The 2017 NFL Draft started Thursday in Philadelphia and is sure to feature many Big Ten stars finding out where their professional careers will begin. Programs such as Nebraska, Ohio State, Michigan and Penn State are among the top schools in the nation at producing NFL talent.
Not all of them become NFL stars.
Whether it is injuries, a miss by scouts on their evaluation or other matters, not all college stars and high draft picks find success in the NFL. Which players have been the worst NFL draft picks from their school, based on a combination of when in the draft they were selected and how productive they were?
Here’s a list of the biggest draft busts in NFL history from Michigan. Enjoy, Buckeyes and Spartans fans.
10. Marlin Jackson, Indianapolis Colts (No. 29, 2005)
Marlin Jackson spent five seasons with the Colts and started a total of 32 games. He only played in 11 games the last two seasons because of injuries, then signed a two-year contract with the Philadelphia Eagles. Another injury — a torn Achilles tendon — ended the defensive back’s career.
9. Desmond Howard, Washington Redskins (No. 4, 1992)
Desmond Howard won the Heisman Trophy and gained extra fame for mimicking the trophy after a punt return against Ohio State. His NFL career did not quite go as well.
He did win Super Bowl MVP in 1996 and made the Pro Bowl in 2000, but both were for his prowess as a return man. Teams don’t draft return specialists with the No. 4 pick in the draft. They draft future No. 1 wide receivers. Howard caught 123 passes in 10 seasons and was a full-time starter for just one season.
8. Jarrod Bunch, New York Giants (No. 27, 1991)
Selecting a fullback in the first round was something that still happened in the early 1990s. Jerome Bettis played some fullback at Notre Dame, and he worked out pretty well. Jarrod Bunch did not.
He had 501 rushing yards in his second season, but only 128 in the other three years of his career combined. Bunch spent three years with the Giants, one with the Raiders and then was out of football.
7. Michael Taylor, New York Jets (No. 20, 1972)
Michael Taylor, a linebacker, was out of the NFL after two seasons with the Jets. He started eight games during those two years and had a single interception. He spent the 1974 season with the Detroit Wheels in the World Football League, and then his professional football career was over.
6. Jim Pace, San Francisco 49ers, (No. 8, 1958)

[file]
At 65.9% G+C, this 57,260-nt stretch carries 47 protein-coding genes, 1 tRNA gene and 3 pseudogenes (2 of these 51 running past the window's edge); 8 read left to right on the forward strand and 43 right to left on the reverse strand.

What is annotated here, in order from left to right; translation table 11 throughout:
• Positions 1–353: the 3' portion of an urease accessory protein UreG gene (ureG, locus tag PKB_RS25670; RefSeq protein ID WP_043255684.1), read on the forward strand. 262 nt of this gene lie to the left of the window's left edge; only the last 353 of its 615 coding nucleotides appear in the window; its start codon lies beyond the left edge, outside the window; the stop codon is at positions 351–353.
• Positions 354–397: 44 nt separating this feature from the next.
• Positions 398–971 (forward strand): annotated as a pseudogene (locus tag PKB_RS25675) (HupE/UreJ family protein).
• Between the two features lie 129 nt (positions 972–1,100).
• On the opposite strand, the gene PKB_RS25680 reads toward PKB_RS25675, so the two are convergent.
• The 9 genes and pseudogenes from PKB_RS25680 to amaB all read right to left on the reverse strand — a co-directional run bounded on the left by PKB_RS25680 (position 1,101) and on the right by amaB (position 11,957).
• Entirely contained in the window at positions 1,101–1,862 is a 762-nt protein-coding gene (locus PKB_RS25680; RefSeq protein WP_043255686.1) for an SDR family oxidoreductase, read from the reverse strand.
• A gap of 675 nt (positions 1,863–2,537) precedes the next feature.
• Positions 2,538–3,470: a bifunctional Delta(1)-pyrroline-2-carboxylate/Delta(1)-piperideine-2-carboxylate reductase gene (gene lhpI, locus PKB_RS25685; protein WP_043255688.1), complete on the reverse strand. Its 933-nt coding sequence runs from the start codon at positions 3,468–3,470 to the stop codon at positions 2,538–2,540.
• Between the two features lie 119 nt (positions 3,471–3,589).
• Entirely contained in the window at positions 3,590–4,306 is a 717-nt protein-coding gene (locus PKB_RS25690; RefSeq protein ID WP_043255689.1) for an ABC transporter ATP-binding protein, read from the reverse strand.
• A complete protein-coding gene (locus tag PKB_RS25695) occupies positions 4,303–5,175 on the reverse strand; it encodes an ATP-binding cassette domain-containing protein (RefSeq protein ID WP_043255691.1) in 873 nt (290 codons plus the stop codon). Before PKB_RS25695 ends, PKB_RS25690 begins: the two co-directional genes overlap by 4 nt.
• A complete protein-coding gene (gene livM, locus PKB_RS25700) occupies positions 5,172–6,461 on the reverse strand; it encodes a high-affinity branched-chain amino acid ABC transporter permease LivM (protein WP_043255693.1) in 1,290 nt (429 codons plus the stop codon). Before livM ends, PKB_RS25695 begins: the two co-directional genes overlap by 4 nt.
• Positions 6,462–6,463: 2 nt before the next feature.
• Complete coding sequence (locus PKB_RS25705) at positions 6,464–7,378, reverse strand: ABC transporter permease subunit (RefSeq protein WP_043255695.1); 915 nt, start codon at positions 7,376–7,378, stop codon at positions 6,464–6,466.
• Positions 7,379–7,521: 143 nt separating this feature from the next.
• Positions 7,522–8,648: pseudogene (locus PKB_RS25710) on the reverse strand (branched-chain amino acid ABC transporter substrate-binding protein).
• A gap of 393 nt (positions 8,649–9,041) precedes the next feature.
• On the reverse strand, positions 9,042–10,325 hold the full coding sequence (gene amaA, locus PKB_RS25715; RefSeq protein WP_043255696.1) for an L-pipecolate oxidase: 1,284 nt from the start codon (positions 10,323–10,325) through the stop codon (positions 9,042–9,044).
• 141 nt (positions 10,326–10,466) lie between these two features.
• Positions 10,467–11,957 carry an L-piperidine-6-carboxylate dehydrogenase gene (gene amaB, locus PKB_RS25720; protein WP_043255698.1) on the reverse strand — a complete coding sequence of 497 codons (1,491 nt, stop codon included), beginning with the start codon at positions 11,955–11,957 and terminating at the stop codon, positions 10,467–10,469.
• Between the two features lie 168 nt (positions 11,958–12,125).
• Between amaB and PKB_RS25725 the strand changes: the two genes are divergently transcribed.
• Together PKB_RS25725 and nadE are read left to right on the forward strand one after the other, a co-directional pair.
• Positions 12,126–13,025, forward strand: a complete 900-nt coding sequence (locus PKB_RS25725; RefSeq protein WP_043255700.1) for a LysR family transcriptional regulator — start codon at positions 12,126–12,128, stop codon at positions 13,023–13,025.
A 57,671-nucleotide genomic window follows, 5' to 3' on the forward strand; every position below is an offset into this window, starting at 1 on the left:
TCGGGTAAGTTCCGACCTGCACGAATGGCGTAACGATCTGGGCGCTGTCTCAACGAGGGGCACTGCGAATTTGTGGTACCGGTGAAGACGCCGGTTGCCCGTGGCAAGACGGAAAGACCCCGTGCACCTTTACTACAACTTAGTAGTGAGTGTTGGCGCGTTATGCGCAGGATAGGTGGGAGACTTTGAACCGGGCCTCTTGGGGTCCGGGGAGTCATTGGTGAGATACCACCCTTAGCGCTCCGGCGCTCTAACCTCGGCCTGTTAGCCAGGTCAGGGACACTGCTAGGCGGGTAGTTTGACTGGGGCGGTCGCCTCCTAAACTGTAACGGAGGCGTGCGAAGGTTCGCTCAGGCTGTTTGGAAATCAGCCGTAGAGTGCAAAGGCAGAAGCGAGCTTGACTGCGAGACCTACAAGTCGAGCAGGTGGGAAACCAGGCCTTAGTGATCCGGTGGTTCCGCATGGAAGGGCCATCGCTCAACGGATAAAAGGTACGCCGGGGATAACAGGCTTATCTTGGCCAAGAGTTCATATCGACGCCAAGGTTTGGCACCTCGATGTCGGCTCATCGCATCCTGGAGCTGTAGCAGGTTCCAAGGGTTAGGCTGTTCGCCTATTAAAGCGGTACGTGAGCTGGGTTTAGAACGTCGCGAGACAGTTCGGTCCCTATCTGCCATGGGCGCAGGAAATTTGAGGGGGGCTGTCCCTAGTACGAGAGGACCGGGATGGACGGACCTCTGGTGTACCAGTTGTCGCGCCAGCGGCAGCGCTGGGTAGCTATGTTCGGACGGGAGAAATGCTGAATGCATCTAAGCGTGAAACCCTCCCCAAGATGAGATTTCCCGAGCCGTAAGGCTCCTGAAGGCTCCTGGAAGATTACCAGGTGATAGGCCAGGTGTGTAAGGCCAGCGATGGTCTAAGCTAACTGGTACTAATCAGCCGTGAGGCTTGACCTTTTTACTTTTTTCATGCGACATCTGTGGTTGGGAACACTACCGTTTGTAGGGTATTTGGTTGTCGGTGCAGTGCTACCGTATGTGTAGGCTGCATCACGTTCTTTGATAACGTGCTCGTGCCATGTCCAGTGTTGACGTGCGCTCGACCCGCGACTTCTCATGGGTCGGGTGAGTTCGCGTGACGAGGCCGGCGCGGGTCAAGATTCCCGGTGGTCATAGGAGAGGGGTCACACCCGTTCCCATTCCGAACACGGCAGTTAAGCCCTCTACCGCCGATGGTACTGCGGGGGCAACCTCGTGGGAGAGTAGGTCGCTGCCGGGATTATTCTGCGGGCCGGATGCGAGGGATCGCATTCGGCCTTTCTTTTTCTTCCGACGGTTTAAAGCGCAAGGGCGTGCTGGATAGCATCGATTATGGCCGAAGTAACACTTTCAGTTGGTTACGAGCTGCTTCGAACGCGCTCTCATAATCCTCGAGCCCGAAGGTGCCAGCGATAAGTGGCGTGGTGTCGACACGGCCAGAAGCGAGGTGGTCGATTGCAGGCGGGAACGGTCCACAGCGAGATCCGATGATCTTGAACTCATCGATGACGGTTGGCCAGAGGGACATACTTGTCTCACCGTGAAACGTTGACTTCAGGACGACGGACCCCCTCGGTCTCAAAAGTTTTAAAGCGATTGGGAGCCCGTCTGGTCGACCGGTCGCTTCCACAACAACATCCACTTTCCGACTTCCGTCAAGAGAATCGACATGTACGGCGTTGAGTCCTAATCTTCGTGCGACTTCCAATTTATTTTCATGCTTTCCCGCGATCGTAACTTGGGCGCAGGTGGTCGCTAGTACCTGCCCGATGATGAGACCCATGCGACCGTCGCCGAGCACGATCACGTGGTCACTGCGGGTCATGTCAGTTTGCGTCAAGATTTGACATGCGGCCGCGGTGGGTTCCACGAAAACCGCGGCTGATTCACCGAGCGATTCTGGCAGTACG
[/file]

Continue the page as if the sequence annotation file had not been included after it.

Jim Pace was a first-team All American selection and MVP of the Big Ten in 1957. He played one season for the 49ers, running for 161 yards and 2 touchdowns. Later he played a handful of years in the CFL for the Hamilton Tiger-Cats.
5. Paul Seymour, Buffalo Bills (No. 7, 1973)
Paul Seymour started for five seasons with the Bills at tight end, catching a total of 62 passes. Three went for touchdowns. Buffalo thought about converting him into an offensive lineman, but kept him at tight end.
They also tried to trade him to the Pittsburgh Steelers, but he failed a physical and was returned to the Bills. That’s not exactly good value for a top-10 pick.
4. Tim Biakabutuka, Carolina Panthers (No. 8, 1996)
College football broadcasting legend Keith Jackson seemed to enjoy saying Tim Biakabutuka’s name, but there wasn’t much to say about his NFL career. Biakabutuka spent six seasons with the Panthers. He never played in more than 12 games and never ran for more than 718 yards. He fumbled 10 times and scored 9 touchdowns in his final three seasons.
3. David Terrell, Chicago Bears (No. 8, 2001)
Michigan has had four wide receivers selected in the first round since the AFL-NFL merger. They made one Pro Bowl (as a receiver) between them. David Terrell spent four seasons with the Bears, but only one as a full-time starter. He played one game in 2005 for the Denver Broncos and tried to make NFL teams in 2007 and 2009, but could not.
2. Chris Perry, Cincinnati Bengals (No. 26, 2004)
Chris Perry spent four seasons with the Bengals and ran for a total of 606 yards. He did have 51 catches in his second year while playing mostly as a third-down back behind Rudi Johnson. He started a total of nine games in four years before the Bengals cut him.
1. Trezelle Jenkins, Kansas City Chiefs (No. 31, 1995)
Trezelle Jenkins started one game in the NFL. That’s not nearly enough from a first-round pick. He played in nine games for the Chiefs over three seasons, then tried to make two other NFL teams during training camp and failed. He also didn’t make the cut at San Francisco’s camp in 2000. That would be the San Francisco Demons, of the XFL.